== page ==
An 86-year-old Houston woman says she had to use the bathroom on herself while detained by customs at Bush Intercontinental Airport.
It happened last week after she arrived back in Houston from her native Nigeria via a layover in Paris, France.
“Very emotional,” said Dorothy Ejindu.
Ejindu has buried three of her seven children.
“The children are supposed to bury you,” said Ejindu.
Her only son, Obiora, was the last one. He was laid to rest in the family’s native Nigeria.
It’s a heart-wrenching journey exacerbated by her arrival back in Houston.
“I’ve been traveling a lot all of these years, all of these years,” said Ejindu. “Never had anything like this happen.”
Ejindu says she and a number of others were ushered to a secluded room inside Bush Airport where phone calls were prohibited.
She says customs agents took her passport and other items, and repeatedly refused to let her use the restroom.
“I went back to her and said, 'please, I want to use restroom,' ” said Ejindu. “She said, 'I am busy.' ”
Ejindu says she eventually had no choice but to use the bathroom on herself. And she was sitting in a wheelchair at the time.
That’s what upsets her daughter the most.
“That is not right,” said Uche Baker. “And that is what is killing me, she didn’t have to go through that.”
U.S. Customs and Border Protection isn’t commenting on a specific case. But the agency says all travelers arriving in the country are subject to searches.
“At times, travelers may be inconvenienced as we work through the arrival process to ensure those entering the country are doing so legitimately and lawfully,” said a spokesperson in a statement.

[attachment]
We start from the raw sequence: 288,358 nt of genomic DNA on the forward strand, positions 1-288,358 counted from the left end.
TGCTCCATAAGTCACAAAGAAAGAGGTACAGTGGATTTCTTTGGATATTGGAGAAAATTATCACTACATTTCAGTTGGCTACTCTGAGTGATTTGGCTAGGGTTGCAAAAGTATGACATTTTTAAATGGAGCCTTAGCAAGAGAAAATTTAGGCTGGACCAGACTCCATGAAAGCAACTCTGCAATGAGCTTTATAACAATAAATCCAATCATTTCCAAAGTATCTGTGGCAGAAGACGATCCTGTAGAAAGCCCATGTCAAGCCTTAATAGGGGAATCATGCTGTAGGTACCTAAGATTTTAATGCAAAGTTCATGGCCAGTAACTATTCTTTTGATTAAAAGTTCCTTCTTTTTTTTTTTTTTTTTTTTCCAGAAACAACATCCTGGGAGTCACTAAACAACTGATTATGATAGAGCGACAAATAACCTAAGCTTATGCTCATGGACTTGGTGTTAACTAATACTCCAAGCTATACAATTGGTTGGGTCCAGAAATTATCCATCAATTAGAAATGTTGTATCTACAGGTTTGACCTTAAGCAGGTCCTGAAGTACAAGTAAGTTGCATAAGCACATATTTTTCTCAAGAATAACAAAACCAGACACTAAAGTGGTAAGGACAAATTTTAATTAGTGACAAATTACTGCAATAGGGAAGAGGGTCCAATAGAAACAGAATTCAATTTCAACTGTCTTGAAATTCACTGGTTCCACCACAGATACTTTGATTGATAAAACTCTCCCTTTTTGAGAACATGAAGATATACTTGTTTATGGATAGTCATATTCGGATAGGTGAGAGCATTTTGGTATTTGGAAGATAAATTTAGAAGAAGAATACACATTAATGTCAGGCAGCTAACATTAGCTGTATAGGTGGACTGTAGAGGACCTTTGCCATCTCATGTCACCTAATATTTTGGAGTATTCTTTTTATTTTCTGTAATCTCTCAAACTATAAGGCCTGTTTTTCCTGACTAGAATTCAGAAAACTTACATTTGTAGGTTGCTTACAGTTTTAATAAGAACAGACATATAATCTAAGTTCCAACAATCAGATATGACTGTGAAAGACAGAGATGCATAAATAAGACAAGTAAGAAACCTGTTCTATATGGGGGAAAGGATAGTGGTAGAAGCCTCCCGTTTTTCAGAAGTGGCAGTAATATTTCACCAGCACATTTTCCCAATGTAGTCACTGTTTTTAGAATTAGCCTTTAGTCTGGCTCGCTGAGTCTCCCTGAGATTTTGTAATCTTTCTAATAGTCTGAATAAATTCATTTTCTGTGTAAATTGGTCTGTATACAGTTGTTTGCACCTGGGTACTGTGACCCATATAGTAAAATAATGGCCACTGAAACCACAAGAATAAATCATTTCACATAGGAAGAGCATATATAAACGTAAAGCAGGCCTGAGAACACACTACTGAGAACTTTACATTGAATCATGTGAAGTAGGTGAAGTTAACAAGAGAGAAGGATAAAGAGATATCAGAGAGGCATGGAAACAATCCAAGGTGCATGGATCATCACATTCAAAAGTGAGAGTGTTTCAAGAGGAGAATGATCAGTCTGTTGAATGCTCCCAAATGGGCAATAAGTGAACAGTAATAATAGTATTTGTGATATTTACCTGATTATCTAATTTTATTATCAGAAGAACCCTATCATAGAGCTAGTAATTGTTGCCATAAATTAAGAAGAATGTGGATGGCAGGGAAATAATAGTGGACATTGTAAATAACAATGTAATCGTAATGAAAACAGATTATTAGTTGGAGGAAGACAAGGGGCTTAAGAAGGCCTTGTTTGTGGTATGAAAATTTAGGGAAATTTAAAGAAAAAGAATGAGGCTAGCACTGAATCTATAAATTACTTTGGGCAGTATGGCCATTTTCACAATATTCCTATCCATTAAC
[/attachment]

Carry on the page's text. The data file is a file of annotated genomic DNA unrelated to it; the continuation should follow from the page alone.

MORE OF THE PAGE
“I don’t want what happened to me to happen to another person, period,” said Ejindu.
Ejindu wonders what laws agents thought an 86-year-old might have been breaking. Ejindu is even more perplexed because she’s been a U.S. citizen since 2001.
But customs officials contend restroom access would never be restricted.
Here’s CBP’s full statement, which includes a way travelers can complain about any incident:
"U.S. Customs and Border Protection’s dual mission is to facilitate travel to the United States while securing our borders. We strive to process arriving travelers as efficiently and securely as possible while ensuring compliance with laws and regulations governing the international arrival process.
Due to the Privacy Act, we cannot comment on specific cases, but all travelers arriving to the U.S. are subject to CBP inspection. At times, travelers may be inconvenienced as we work through the arrival process to ensure those entering the country are doing so legitimately and lawfully.
Any international traveler who seeks resolutions regarding difficulties they experience can use DHS Traveler Redress Inquiry Program (https://www.dhs.gov/dhs-trip). The Department of Homeland Security Traveler Redress Inquiry Program (DHS TRIP) is a single point of contact for individuals who have inquiries or seek resolution regarding difficulties they experienced during their travel screening at transportation hubs or crossing U.S. borders. This includes: watch list issues, screening problems at ports of entry, and situations where travelers believe they have been unfairly or incorrectly delayed, denied boarding or identified for additional screening at our nation’s transportation hubs. DHS TRIP is part of an effort by the Departments of State and Homeland Security to welcome legitimate travelers while still securing our country from those who want to do us harm.
DHS TRIP routes redress requests to the appropriate office for review and adjudication. When a traveler applies for redress, they will be assigned a record identifier or Redress Control Number. This number can be included in future travel bookings after a traveler’s redress is resolved.
Facilities are available in the Federal Inspection Service area for use by international travelers undergoing additional screening."